Taking stock of the existing Blue Economy

Published: 19 August 2021
Last edited: 17 November 2021

Before embarking on a journey to build a community based approach to a Blue Economy we felt it was important to first understand where we had come from and where we are now. We examined the historical role of maritime businesses on the NSW South Coast and the existing economic, social and cultural relationships of South Coast communities with the ocean. The result was a Blue Futures ‘Story map’ which details the diverse ways in which businesses, community groups and individuals engage with the ocean in our region.

 

When ‘taking stock’ of a region’s blue economy potential, the story map design ensured that no one social, environmental or economic angle was prioritized over another. Instead, space became the organizing principle, enabling users to scroll around the map to learn about what was important to the blue economy around them. In practice, this meant that employment statistics, historic coastal artworks and ocean governance examples appeared alongside clean ocean tech startups and established marine industries. The map brings these data into conversation with each other in the mind of the viewer, purely by their spatial proximity. This is an important first step in raising the profile of cultural and social data for developing blue economy solutions, which are often overlooked in favour of quantifiable statistics.

Classifications

Category
Alliance and partnership development
Collection of baseline and monitoring data and knowledge
Communication, outreach and awareness building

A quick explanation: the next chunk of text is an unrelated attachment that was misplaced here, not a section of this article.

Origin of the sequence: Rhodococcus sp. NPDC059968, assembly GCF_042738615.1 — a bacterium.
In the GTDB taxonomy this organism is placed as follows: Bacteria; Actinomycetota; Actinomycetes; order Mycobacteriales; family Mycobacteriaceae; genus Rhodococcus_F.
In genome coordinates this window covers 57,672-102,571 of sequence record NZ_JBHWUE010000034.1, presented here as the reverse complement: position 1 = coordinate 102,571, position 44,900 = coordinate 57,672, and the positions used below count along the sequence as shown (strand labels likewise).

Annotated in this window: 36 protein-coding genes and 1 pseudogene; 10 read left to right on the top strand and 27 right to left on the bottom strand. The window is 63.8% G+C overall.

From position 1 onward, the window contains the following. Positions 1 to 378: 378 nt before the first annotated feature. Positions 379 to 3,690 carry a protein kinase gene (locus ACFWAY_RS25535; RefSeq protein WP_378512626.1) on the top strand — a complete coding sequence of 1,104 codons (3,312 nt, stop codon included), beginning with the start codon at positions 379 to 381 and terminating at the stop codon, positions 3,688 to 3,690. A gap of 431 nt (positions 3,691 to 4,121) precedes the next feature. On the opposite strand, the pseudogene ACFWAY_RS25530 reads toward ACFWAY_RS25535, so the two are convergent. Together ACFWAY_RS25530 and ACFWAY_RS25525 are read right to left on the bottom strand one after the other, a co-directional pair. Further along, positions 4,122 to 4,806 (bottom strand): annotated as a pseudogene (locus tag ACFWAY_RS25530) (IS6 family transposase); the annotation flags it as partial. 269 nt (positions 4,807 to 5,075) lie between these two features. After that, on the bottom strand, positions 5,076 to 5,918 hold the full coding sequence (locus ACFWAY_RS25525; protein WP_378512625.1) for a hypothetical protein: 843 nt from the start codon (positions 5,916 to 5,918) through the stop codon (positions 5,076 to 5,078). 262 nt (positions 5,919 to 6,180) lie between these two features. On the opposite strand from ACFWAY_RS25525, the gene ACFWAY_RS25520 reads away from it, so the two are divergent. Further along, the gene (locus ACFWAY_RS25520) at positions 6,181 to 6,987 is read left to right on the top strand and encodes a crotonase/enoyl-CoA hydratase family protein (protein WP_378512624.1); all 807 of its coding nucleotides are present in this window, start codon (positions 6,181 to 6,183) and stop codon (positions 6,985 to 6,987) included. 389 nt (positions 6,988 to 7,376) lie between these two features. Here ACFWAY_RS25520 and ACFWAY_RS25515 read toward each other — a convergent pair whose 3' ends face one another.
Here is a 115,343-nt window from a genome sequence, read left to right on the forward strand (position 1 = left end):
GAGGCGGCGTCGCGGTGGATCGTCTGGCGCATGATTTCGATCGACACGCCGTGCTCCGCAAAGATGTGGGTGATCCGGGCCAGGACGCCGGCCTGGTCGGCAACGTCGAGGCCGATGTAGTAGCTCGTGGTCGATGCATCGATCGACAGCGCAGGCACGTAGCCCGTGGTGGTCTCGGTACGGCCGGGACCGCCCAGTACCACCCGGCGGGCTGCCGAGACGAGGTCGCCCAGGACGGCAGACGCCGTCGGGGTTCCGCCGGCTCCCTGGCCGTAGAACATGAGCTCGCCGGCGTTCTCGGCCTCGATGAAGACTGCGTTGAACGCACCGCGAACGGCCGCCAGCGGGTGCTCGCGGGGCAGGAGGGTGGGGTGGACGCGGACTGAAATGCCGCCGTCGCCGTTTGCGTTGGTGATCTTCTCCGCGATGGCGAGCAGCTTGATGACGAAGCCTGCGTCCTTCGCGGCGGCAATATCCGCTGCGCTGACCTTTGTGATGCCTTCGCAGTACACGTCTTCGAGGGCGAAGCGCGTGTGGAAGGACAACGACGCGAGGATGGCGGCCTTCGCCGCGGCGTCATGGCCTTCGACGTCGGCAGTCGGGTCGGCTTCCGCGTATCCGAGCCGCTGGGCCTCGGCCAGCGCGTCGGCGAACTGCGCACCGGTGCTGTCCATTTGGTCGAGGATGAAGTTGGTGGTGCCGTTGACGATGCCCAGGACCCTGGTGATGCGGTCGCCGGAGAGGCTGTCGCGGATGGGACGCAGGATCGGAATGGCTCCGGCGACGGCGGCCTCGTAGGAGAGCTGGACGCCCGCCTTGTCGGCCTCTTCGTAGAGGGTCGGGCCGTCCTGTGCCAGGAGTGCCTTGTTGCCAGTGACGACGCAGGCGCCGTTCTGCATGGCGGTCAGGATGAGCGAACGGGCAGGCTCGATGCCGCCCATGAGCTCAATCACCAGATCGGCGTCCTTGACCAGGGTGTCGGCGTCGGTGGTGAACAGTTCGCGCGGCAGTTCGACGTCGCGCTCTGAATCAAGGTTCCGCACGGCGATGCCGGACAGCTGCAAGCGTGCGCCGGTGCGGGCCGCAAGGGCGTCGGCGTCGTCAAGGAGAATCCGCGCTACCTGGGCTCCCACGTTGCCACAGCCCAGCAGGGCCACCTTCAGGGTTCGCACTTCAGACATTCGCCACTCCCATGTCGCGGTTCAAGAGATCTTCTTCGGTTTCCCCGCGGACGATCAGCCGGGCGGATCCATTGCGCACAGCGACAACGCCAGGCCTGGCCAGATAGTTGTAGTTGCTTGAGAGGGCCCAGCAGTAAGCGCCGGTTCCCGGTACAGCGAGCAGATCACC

Evaluation, effectiveness measures and learning
Scale of implementation
Local
Subnational
Phase of solution
Planning phase
Inception phase

Enabling factors

This building block was enabled by a multidisciplinary team committed to working across traditional disciplinary silos. Artists worked with geographers, economists and environmental scientists to gather together a breadth of visual and textual materials for inclusion in the story map.

 

Lessons learned

We underestimated how long the storymapping process would take. Substantial time was needed to bring together digital resources, rights for image use (both from companies, artists and museums/archives) and for trialing different story map styles to best suit the project scale and range of sources.

 

Collating diverse data sources together in a publically accessible and easy to navigate story map gave this building block a larger audience both locally and globally than a traditional written report or textual media release. The story map educated diverse audiences about the ‘blue economy’ and ‘blue future’ concepts which would be viewed by many as otherwise amorphous or niche ideas, at a distance from their everyday lives.

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